Last summer, in 2010, we we had a good time on the lakes and trails up at Algonquin Provincial Park. It was a time when smartphones just started to get smart. Our Garmin car GPS and the Algonquin Provincial Park Map were our two sources for planning excursions. But the two are not compatible. The Algonquin Canoe Routes Map shows a grid at the scale of 1:126,720 (1 inch = 2 miles).
The car GPS is based on the geographic coordinate system, taking the spherical shape of the earth into consideration. The Algonquin Provincial Park Maps is flat and uses the UTM coordinate system, taking the two dimensions of a paper into consideration.
If you are familiar with the UTM and GPS coordinates and all you need is a way to get your hands on maps from Canada, we have all the instructions and links on our Digital Topographic Raster Maps from Natural Resources Canada page.
If you are not much interested in the details of UTM system and need the conversion done on-the-fly, buy a handheld GPS that does the conversion for you. You can find up-to-date information by searching for 'mobile gps for hiking'. You may also want to pay attention to the Geocaching feature. We never hunted for a treasure yet, but we like the concept.
Don't count on your cell phone. You may have a GPS enabled phone, but you may not have reception. If you don't turn off the phone when you leave civilization, the battery may drain in just a few hours due to searching for a cell tower. No matter what, you will need a map that goes with the GPS app. And for that, make sure you downloaded the maps ahead of time and save it on the device. We are not further discussing mobile apps or devices in this article.
If you didn't run out yet to buy a GPS and are still reading, here we go.
First, how accurate are GPS? Garmin states that they are accurate within 3 - 5 meters (Source Garmin 2019). It is also important to know that the GPS signals have to lock in which takes time. Don't move your GPS unit for at least 20 seconds. Keep in mind that your body will block some of the signals.
When you compare the results from several units, take the average. We did some tests over several days back in 2011. Exact same location and height. The results differed within about 3 meters on the same device, and up to 25 meters between the devices. Don't pay too much attention on the altitude, this number is way out, the units show differences of up to 50 meters. We read about changes in 2018 when a new GPS chip will become available. Give it some time until they are used in phones.
With these 'rounding' differences in mind, we need the GPS coordinates with max 3 digits (eg N45 33.869 W78 33.134) or max 5 digits in decimal (eg Latitude: 45.56448 Longitude: -78.55223). Changing the last digit in the coordinates will move you about 1 meter (after converting to UTM). One square on the map is one kilometer, on the 1:40,000 map, that's 1 inch = 1 kilometer. For practical purposes, a 25 meter discrepancy between devices is not going to make a difference when finding your favourite spot on the map. That's half a millimeter on the map.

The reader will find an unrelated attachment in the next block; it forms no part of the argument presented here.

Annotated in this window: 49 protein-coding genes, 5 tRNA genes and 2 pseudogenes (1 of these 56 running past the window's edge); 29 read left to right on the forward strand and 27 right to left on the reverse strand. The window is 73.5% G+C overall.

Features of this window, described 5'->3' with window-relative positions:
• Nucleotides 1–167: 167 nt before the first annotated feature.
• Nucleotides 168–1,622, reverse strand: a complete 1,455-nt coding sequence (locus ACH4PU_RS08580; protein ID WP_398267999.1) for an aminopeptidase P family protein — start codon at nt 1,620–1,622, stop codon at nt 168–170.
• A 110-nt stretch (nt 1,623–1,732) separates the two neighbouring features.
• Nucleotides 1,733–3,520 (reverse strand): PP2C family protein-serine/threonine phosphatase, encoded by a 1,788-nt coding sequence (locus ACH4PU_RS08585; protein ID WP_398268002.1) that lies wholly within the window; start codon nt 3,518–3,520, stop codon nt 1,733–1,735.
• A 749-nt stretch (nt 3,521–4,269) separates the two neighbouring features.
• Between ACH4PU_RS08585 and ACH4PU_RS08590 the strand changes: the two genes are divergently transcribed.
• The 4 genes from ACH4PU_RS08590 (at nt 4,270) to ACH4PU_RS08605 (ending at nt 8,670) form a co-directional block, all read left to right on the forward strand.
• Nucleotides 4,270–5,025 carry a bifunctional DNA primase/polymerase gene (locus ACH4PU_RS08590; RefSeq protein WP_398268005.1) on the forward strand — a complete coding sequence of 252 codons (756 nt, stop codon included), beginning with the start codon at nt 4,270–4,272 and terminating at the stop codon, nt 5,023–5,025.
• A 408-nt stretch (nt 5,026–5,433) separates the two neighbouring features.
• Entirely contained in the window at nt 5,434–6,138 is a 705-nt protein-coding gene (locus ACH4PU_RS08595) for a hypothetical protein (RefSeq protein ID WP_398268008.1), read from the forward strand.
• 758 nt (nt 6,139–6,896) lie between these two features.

Lets have a look at the Algonquin Provincial Park Map. You can buy them in the park.
The UTM system is based on a Zone and a Map Datum.
This information is printed somewhere on the map.
This map here is from Zone 17 and uses the Map Datum NAD 27.
Somewhere on the map you'll find the base numbers for the coordinates (see below).
Make sure you adjust the base number correctly.
The number 7 00 000 for points to the right, 6 99 000 for points to the left.
Easting: The gate is @ 70 + 4 as per grid (the 4 is 400 meters). Prefix this with the 7 (actually 6 because it's counting down) from the base number on the map. The final Easting is 6-70-4-00 = 670400.
Northing: The prefix is 50 plus the 34 + 2 from the grid. The final number is 50-34-2-00 = 5034200.
Now enter this number in a converter such as the one listed below from Montana State University & Yellowstone National Park and you get the coordinates. To verify, enter these coordinates in google maps.
Converting the coordinates
The conversion tool we like most can be found at Research Coordination Network (source 2019). The input form supports the different formats for the coordinates in degrees and decimal.
Look for an app that can convert the GPS to UTM, they are available for Android and iOS.
Algonquin Park Coordinates
As we mentioned in the beginning, our interest for GPS and maps started when we were in our canoe in the middle of the Algonquin Hailstorm Creek. We had the GPS coordinates but no clear reference to find our location on the map. After all, it's one big marsh and the passage with flowing water changes possibly every year. Well, we found the exit :-)
If you are looking for the Algonquin GPS coordinates, they are in the Algonquin Park GPS Coordinates posting. Most coordinates for the Algonquin Park are there.
January 2019: Technology changed over the past eight years. What didn't change is that smartphones are only as smart as the closest cell tower. There are some apps available that will work from previousely downloaded maps. These maps may be available for only a short time. Batteries improved a lot, but the duration is not yet counted in weeks. Solar panel can charge your devices, but isn't the turning-off the phone the reason why we love the outdoors?
Index of links
First published on April 25, 2011
Last revised on January 05, 2019